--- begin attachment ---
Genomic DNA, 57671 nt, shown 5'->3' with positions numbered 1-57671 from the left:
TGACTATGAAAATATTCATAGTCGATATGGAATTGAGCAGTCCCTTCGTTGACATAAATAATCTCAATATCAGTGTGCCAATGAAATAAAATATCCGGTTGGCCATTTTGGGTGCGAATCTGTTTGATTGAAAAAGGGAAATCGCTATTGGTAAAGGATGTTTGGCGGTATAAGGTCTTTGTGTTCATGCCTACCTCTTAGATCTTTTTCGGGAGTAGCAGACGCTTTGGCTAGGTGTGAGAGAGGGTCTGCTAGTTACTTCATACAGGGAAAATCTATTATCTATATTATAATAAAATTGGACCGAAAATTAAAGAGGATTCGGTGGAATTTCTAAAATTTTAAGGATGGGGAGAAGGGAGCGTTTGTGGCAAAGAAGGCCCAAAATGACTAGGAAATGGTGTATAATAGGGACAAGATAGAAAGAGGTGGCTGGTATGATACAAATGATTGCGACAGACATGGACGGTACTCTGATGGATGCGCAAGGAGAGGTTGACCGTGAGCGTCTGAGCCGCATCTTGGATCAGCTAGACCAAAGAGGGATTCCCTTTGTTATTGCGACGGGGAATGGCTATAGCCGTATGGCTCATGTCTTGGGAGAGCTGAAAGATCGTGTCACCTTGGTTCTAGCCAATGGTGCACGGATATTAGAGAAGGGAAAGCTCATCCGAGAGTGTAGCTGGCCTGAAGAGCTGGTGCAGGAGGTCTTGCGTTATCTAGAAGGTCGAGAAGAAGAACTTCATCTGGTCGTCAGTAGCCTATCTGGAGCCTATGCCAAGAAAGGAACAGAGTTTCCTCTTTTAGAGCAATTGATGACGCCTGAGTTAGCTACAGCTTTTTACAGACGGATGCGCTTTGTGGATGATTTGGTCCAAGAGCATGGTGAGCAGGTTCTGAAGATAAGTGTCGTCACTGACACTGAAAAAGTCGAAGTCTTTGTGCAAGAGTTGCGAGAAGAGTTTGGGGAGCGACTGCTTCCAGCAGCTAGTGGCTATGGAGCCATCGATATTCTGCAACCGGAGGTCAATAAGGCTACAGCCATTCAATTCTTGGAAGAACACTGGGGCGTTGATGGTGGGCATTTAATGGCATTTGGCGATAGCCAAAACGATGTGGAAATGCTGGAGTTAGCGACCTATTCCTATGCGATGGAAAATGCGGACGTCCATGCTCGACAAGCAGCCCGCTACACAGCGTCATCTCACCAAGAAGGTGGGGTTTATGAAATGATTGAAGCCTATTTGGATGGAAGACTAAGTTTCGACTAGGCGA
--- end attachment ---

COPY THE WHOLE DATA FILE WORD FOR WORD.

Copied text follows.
Genomic DNA, 57671 nt, shown 5'->3' with positions numbered 1-57671 from the left:
TGACTATGAAAATATTCATAGTCGATATGGAATTGAGCAGTCCCTTCGTTGACATAAATAATCTCAATATCAGTGTGCCAATGAAATAAAATATCCGGTTGGCCATTTTGGGTGCGAATCTGTTTGATTGAAAAAGGGAAATCGCTATTGGTAAAGGATGTTTGGCGGTATAAGGTCTTTGTGTTCATGCCTACCTCTTAGATCTTTTTCGGGAGTAGCAGACGCTTTGGCTAGGTGTGAGAGAGGGTCTGCTAGTTACTTCATACAGGGAAAATCTATTATCTATATTATAATAAAATTGGACCGAAAATTAAAGAGGATTCGGTGGAATTTCTAAAATTTTAAGGATGGGGAGAAGGGAGCGTTTGTGGCAAAGAAGGCCCAAAATGACTAGGAAATGGTGTATAATAGGGACAAGATAGAAAGAGGTGGCTGGTATGATACAAATGATTGCGACAGACATGGACGGTACTCTGATGGATGCGCAAGGAGAGGTTGACCGTGAGCGTCTGAGCCGCATCTTGGATCAGCTAGACCAAAGAGGGATTCCCTTTGTTATTGCGACGGGGAATGGCTATAGCCGTATGGCTCATGTCTTGGGAGAGCTGAAAGATCGTGTCACCTTGGTTCTAGCCAATGGTGCACGGATATTAGAGAAGGGAAAGCTCATCCGAGAGTGTAGCTGGCCTGAAGAGCTGGTGCAGGAGGTCTTGCGTTATCTAGAAGGTCGAGAAGAAGAACTTCATCTGGTCGTCAGTAGCCTATCTGGAGCCTATGCCAAGAAAGGAACAGAGTTTCCTCTTTTAGAGCAATTGATGACGCCTGAGTTAGCTACAGCTTTTTACAGACGGATGCGCTTTGTGGATGATTTGGTCCAAGAGCATGGTGAGCAGGTTCTGAAGATAAGTGTCGTCACTGACACTGAAAAAGTCGAAGTCTTTGTGCAAGAGTTGCGAGAAGAGTTTGGGGAGCGACTGCTTCCAGCAGCTAGTGGCTATGGAGCCATCGATATTCTGCAACCGGAGGTCAATAAGGCTACAGCCATTCAATTCTTGGAAGAACACTGGGGCGTTGATGGTGGGCATTTAATGGCATTTGGCGATAGCCAAAACGATGTGGAAATGCTGGAGTTAGCGACCTATTCCTATGCGATGGAAAATGCGGACGTCCATGCTCGACAAGCAGCCCGCTACACAGCGTCATCTCACCAAGAAGGTGGGGTTTATGAAATGATTGAAGCCTATTTGGATGGAAGACTAAGTTTCGACTAGGCGA